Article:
Note that (somewhat counter-intuitively) request parsing and object creation doesn't occur in request.lisp, but upstream in process-connection; more specifically, headers are parsed in headers.lisp, in get-request-data3. So then what does request.lisp do? Well, it: defines the data structure; implements a lot of scaffolding for GET and POST parameter parsing; implements a user interface for request handlers; and finally, it creates a context in which request handlers can be safely executed, i.e. if something fails, execution can be unwound to the place where handle-request was called and an error response can be logged and returned. Let's look at each of these pieces.

The first set of functions deals with parameter parsing. In particular, GET parameter parsing is performed when a request object is instantiated, while POST parameters are parsed on request, i.e. when the accessor method is called. Let's see:

[ii2] initialize-instance: Similarly to other pieces of code under review, this is an ":after" method which gets called immediately after an object instantiation. a. an error handling context is defined; in which b. script-name and query-string are set based on the request URI4; c. get-parameters are set5; d. cookies-in are set6; e. session is set7; and finally, if everything fails, f. log-message* is called to log the error and return-code* is set to http-bad-request.

By the way, since HTTP hasn't escaped Unicode, URL decoding needs a character format, which is determined based on the content-type field in the header, which is determined using the external-format-from-content-type function.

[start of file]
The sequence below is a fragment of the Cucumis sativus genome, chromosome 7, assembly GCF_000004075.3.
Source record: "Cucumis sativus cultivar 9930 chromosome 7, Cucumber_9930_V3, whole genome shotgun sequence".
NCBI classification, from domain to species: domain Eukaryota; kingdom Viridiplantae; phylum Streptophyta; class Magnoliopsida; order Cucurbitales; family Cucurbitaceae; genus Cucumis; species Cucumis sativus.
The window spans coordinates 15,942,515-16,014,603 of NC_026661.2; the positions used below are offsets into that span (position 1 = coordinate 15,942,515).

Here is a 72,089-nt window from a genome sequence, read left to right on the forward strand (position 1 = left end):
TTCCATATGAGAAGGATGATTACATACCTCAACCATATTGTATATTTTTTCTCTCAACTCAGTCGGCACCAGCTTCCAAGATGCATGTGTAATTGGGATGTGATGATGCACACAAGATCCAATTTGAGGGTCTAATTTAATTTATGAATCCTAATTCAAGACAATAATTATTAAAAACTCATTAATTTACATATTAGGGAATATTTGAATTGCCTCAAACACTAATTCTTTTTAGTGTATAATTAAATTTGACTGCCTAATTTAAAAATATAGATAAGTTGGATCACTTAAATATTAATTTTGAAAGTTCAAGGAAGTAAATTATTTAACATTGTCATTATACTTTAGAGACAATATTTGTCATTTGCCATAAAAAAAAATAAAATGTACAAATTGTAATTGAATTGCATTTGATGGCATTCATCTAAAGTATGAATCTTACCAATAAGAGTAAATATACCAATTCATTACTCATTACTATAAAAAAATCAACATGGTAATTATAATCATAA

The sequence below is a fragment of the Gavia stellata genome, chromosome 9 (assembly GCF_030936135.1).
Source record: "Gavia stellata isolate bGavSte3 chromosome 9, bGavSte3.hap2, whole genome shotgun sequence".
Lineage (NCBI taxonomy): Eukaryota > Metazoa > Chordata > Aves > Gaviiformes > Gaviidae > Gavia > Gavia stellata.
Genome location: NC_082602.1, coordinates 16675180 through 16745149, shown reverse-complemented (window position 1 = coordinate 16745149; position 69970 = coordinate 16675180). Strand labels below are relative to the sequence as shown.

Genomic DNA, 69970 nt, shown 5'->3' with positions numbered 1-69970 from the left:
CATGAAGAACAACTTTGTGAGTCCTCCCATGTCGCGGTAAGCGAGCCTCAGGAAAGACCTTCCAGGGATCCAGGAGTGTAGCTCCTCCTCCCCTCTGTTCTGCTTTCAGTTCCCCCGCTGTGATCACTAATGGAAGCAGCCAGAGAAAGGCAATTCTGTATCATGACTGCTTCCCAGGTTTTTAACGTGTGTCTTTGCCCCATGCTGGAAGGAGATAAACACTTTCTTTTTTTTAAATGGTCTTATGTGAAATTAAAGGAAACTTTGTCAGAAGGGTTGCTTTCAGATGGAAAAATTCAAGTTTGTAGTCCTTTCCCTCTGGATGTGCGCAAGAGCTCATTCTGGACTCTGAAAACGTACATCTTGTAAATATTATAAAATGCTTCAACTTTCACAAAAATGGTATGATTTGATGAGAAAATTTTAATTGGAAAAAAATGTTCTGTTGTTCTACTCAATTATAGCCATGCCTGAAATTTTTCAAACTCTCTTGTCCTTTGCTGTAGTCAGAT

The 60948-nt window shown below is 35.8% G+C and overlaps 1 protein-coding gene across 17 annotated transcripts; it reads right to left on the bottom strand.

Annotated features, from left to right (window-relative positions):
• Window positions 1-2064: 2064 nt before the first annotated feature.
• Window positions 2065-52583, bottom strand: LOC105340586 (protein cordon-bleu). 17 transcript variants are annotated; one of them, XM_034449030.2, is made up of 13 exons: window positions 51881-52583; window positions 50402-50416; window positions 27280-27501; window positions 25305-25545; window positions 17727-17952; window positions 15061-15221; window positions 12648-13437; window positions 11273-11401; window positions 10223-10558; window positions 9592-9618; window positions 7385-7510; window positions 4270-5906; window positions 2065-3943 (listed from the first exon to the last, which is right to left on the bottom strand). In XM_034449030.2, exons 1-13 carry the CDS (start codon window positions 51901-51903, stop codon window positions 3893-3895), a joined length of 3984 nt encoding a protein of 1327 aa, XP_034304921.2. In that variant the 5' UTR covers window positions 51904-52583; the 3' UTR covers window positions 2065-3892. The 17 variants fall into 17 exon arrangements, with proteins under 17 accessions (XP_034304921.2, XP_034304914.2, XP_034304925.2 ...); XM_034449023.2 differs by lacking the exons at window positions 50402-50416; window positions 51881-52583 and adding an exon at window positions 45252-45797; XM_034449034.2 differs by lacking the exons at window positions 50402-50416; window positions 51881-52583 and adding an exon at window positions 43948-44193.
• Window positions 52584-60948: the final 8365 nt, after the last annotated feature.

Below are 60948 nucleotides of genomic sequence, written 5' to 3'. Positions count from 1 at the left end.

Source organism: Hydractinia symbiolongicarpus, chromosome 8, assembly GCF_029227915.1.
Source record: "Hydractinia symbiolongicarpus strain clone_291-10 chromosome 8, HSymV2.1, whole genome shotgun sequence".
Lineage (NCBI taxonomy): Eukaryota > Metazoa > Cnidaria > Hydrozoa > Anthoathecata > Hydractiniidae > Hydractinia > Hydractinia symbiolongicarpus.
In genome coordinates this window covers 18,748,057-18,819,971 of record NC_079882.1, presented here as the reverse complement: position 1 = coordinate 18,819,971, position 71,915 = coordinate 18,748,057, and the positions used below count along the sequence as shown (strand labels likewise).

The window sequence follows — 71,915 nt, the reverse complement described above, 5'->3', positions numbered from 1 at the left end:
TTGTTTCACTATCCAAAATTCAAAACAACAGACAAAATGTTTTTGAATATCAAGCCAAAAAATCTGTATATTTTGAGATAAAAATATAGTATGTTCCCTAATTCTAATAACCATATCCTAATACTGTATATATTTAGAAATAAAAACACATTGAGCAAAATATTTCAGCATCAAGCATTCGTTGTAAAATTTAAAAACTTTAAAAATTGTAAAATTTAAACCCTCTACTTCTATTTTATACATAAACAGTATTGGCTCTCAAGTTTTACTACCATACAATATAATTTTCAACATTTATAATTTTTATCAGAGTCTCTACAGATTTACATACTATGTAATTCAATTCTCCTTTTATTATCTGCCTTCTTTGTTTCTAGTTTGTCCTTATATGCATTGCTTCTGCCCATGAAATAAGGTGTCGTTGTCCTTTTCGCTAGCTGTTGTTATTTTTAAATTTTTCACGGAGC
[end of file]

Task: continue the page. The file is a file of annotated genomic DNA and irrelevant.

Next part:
[effct] external-format-from-content-type: Takes a content-type string as an argument; if this argument is non-nil, then take the charset from parse-content-type8; and try to convert the result into a flexi-streams "external-format" via make-external-format. If this fails, send a warning.

[mrpp] maybe-read-post-parameters: This does quite a bit of checking on the parameters it receives, namely it only does something when: the content-type header is set; and the request method is POST; and [the "force" parameter is set; or the raw-post-data slot is not set]; and the raw-post-data slot is not set to t -- to quote from a comment, "can't reparse multipart posts, even when FORCEd". Furthermore, for the function to do anything, the content-length header must be set or input chunking must be enabled; otherwise, a warning is logged and the function returns.

If all checks pass, then wrapped in a condition handler: a. parse-content-type (see footnote #8 for details), yielding a type, subtype and charset; b. try making an external-format based b1. on the external-format parameter, and b2. on the charset found at (a), and b3. if all fails, fall back to *hunchentoot-default-external-format*.